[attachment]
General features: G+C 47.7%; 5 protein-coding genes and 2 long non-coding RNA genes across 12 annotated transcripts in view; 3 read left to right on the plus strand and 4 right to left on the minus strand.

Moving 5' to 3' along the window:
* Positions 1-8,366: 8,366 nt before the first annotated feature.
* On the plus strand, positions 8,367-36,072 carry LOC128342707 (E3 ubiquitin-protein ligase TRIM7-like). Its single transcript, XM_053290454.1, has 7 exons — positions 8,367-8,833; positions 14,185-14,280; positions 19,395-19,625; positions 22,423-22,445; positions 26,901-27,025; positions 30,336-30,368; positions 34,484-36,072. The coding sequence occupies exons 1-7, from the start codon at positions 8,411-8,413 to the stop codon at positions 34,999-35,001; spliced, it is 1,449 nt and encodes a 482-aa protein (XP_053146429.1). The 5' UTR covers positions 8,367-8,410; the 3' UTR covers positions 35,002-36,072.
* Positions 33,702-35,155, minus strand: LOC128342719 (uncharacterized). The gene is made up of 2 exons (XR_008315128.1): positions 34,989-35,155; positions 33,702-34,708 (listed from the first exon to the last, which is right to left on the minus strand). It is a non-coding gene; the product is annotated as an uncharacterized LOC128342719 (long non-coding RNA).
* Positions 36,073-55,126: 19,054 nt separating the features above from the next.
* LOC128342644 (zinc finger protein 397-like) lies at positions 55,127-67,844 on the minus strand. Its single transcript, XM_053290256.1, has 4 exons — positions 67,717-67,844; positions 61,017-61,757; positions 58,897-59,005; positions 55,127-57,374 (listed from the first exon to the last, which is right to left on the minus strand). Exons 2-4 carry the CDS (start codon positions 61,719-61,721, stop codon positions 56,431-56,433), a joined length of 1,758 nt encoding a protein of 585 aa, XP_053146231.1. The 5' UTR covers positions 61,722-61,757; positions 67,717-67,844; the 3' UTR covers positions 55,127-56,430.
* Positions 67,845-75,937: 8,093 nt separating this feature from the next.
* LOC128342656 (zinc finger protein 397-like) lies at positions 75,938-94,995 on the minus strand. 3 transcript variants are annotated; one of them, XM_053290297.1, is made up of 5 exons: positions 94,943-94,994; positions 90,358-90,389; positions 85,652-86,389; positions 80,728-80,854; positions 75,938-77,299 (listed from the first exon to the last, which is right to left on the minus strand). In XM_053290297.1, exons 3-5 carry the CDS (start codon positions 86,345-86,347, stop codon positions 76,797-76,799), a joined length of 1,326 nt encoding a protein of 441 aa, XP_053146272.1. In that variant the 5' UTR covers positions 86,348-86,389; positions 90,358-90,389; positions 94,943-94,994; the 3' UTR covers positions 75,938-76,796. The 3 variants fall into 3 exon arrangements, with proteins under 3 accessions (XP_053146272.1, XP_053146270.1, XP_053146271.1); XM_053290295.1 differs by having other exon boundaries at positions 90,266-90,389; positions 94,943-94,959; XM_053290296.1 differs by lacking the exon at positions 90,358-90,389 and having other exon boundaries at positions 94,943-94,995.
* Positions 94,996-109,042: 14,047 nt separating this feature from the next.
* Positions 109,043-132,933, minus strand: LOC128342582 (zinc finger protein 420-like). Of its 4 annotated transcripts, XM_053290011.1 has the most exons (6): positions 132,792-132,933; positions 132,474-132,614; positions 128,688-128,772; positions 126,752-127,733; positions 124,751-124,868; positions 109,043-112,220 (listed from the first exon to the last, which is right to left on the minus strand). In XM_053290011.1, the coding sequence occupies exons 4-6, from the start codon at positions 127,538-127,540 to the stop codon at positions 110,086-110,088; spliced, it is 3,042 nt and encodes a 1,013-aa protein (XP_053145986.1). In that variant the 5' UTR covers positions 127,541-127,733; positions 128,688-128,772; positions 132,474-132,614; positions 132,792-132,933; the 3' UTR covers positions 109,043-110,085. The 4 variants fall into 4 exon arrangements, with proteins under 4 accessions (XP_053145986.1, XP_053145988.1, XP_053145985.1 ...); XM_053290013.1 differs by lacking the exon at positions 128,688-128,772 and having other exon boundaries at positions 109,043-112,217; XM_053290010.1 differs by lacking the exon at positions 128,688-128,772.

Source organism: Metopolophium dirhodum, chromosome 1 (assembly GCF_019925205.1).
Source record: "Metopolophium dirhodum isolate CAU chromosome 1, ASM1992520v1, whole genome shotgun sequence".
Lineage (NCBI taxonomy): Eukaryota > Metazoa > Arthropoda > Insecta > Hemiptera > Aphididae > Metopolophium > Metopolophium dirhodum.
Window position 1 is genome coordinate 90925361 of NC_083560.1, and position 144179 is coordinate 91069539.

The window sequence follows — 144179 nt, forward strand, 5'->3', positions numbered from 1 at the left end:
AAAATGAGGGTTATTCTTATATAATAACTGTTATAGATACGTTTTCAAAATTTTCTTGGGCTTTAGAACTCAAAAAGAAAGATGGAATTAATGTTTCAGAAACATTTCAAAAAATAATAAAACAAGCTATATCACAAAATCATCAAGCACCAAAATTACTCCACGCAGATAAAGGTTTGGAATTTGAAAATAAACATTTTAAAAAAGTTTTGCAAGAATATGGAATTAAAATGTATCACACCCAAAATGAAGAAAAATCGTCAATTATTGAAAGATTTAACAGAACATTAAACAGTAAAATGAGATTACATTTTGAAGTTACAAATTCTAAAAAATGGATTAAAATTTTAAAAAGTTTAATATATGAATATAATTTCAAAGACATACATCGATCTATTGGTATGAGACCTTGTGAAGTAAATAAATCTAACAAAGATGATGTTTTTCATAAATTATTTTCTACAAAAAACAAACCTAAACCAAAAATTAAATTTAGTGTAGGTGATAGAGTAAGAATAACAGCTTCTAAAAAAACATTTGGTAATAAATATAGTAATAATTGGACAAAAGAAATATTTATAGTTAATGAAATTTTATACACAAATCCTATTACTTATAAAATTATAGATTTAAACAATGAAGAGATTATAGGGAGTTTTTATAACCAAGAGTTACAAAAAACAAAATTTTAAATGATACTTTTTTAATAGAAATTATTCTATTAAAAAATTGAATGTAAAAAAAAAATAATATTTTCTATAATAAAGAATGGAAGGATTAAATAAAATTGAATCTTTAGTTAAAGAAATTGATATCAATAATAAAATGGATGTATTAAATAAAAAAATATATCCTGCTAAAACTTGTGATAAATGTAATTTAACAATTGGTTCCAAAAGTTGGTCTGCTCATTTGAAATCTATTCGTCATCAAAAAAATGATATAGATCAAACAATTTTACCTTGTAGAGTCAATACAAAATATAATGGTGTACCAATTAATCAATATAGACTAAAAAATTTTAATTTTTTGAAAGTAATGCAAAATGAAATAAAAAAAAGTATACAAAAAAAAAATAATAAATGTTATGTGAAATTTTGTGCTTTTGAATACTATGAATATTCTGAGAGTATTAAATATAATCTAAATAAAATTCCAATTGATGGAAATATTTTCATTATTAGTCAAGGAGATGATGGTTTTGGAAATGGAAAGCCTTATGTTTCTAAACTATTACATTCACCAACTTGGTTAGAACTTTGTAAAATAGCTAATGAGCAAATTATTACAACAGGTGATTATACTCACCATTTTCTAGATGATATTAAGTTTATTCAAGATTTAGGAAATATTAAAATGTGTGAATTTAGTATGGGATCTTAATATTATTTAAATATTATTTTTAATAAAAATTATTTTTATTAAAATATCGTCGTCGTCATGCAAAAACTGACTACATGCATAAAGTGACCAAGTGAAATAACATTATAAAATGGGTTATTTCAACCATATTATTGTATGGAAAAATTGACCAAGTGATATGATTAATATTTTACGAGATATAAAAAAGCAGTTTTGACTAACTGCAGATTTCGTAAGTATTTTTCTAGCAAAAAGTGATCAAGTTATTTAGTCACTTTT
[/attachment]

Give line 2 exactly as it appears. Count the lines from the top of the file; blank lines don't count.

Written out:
Moving 5' to 3' along the window: